Vietnam

SOME WOUNDS NEVER HEAL

“Who is she?” The policeman asked as he stood next to her feet.

“Just another homeless woman who died here in the street.”

 

“Does she have any friends or family?” he asked reeling from the smell.

“Not that anyone knows,” came the answer…”not that anyone can tell.”

 

“I hear she was a nurse in Vietnam”…another person said stopping to stare.

“She never said but I always wondered…what happened to her there.”

 

"But that war ended over 40 years ago!” the young policeman said,

“Surely there’s another reason this woman lies here dead!”

 

“There has to be another explanation…there’s got to be something more…

How can this old homeless woman be a casualty of that war?”

 

A man in tattered khakis limped over to the crowd

He saluted the homeless woman then stood up tall and proud…

 

“We hear a lot about men like me and Vietnam.” he said 

“The horrors…the way we were treated…and it’s all true…

but forgotten are the he nurses who took care of us…

and the traumas they went through.” 

 

“There is a painful truth about war…how its memories transcend…

“and just because a war is over…doesn’t mean the battle ends."

 

“Some of us can’t forget the agony and our pain…we can’t conceal.

“In some of us the suffering continues…some wounds will never heal.”

 

“Who was she another passerby asked?”

The policeman’s stood up proud and resolute.

She was a woman…a nurse…a soldier!” he said…

 

and he gave her a salute.



 

a man's living nightmare

Stormy, stormy ships quietly love a cold, lively sail. 

Carrying soldiers who arrived at the land knowing that war never prevails.
The world didn't want this battle.
Yet our ignorance sent our men into a different angle. 
 
Thousands of bodies fill the entire shore. 
These men fell hard, like rain onto the mainland. 
Come take quickly! Guns of the dead and boots galore! 
Might as well coat our blood on to your enemy's hand. 
 
War consists of destroying the enemy until they surrender
But what we never think about is how the world would be like after 
People back at home are happy that we won using our bombs
Yet they'll never know what it means to fight in the middle of a hell known as Vietnam 
 
Soldiers go home, after watching their friends die
They feel the warmth of their families but could never find that true peace of mind 
These men stand still as they watch the mothers of the deceased cry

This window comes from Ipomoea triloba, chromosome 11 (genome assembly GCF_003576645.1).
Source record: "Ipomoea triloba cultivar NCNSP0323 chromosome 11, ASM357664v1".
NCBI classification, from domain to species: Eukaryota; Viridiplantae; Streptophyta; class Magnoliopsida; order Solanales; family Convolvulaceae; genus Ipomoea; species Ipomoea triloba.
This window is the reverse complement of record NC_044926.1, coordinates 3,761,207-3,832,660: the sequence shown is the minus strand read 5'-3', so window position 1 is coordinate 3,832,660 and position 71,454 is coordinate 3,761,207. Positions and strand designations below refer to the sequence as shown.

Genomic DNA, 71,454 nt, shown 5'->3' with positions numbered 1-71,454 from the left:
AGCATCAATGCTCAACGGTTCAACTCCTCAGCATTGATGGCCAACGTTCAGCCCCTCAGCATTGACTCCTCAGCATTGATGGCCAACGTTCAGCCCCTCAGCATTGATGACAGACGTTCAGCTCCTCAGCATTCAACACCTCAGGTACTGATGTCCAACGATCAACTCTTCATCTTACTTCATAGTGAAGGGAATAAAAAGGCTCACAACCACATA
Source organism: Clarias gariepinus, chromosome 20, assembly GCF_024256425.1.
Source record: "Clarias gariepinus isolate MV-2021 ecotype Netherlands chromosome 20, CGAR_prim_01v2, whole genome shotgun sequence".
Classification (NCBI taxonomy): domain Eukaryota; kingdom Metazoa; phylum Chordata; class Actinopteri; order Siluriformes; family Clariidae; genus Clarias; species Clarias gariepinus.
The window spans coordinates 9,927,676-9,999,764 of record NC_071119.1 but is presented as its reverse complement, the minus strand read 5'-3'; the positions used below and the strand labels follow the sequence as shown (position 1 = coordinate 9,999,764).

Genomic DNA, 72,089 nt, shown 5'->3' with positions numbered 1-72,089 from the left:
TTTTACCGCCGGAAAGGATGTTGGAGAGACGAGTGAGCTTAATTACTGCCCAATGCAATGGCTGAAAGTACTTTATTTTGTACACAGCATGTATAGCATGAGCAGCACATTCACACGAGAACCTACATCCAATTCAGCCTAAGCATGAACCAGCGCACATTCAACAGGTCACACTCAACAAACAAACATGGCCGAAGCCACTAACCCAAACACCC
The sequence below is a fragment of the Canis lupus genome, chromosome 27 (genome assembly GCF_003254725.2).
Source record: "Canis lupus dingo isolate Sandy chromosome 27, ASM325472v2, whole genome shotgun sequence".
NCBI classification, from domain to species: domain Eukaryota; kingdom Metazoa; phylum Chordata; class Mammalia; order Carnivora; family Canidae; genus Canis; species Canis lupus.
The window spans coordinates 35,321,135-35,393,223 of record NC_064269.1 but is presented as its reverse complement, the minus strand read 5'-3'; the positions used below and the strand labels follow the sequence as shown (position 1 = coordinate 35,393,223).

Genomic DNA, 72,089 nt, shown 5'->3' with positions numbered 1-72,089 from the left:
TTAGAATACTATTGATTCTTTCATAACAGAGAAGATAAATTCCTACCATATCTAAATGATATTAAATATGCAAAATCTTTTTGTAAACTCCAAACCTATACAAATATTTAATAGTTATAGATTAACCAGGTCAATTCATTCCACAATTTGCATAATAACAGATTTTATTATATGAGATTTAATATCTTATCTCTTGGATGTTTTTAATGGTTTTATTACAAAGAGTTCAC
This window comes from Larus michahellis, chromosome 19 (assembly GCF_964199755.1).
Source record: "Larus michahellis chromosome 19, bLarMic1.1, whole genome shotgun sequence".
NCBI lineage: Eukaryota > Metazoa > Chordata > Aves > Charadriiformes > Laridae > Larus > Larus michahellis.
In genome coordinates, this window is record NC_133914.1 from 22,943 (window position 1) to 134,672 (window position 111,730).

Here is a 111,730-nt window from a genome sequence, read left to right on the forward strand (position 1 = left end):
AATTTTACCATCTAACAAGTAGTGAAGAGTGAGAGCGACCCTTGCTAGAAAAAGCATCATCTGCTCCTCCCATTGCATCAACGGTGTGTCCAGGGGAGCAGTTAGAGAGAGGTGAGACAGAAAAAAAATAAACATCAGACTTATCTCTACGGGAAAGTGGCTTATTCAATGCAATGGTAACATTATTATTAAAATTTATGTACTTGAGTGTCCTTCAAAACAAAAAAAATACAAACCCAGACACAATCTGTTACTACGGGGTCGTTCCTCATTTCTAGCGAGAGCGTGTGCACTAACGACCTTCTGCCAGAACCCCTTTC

And its because they're having a hard time finding tears that once left them blind
 
Celebrations fill the lands of the winners, 
While the enemy suffers from destruction full-scale. 
The most faithful people were turned into sinners 
because of a war that will never prevail.  

Uncivil War

Folder: 
Peace
user img

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UNCIVIL WAR
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Masses massacred.
Was there ever a Civil War?
Are all wars
barbaric, uncivil?
Many would argue
that wars to free slaves, the war
to fight Hitler, wars to be freed
of colonial invasion, the battle of
Kurukshetra (the battle of the Bhagavad
Gita) are necessary
despite the mass slaughter of
civilians, soldiers, animals,
forests. Whatever ones opinion,
the leaders of great religions
such as Buddha, Jesus, Krishna
teach universal nonviolence.

 

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Footnote:

My great grandfather fought for the Union Army in the Civil War...

My grandfather caught malaria from the invasion of Cuba in the Spanish American War

His death left his children without a father.

One of my uncles had a brain operation, a consequence of being in WW2..  Another was in the D Day  invasion.

My father from a forced Japanese encephalitis 'vaccine' shot given to soldiers in Asia

contracted a 107 degree temperature and died from Parkinson's Disease.

My husband for many years had pain from the shrapnel in his leg while in the Korean War.

3 of my brothers in law,  several cousins and a nephew served in the military.

2 friends died of Agent Orange effects.   One has still after 120 days not gotten help

from the Veterans' Administration in bathing her husband... he is unable to walk from Agent Orange. 

 

-saiom shriver-


If any question why we died, tell them, because our fathers lied.

 

Rudyard Kipling  wrote these lines after his son whom he had pushed

into war..... died
 (1865-1936)
  

 

(My father never lied to me. But many fathers have forced their sons into the military.)

 

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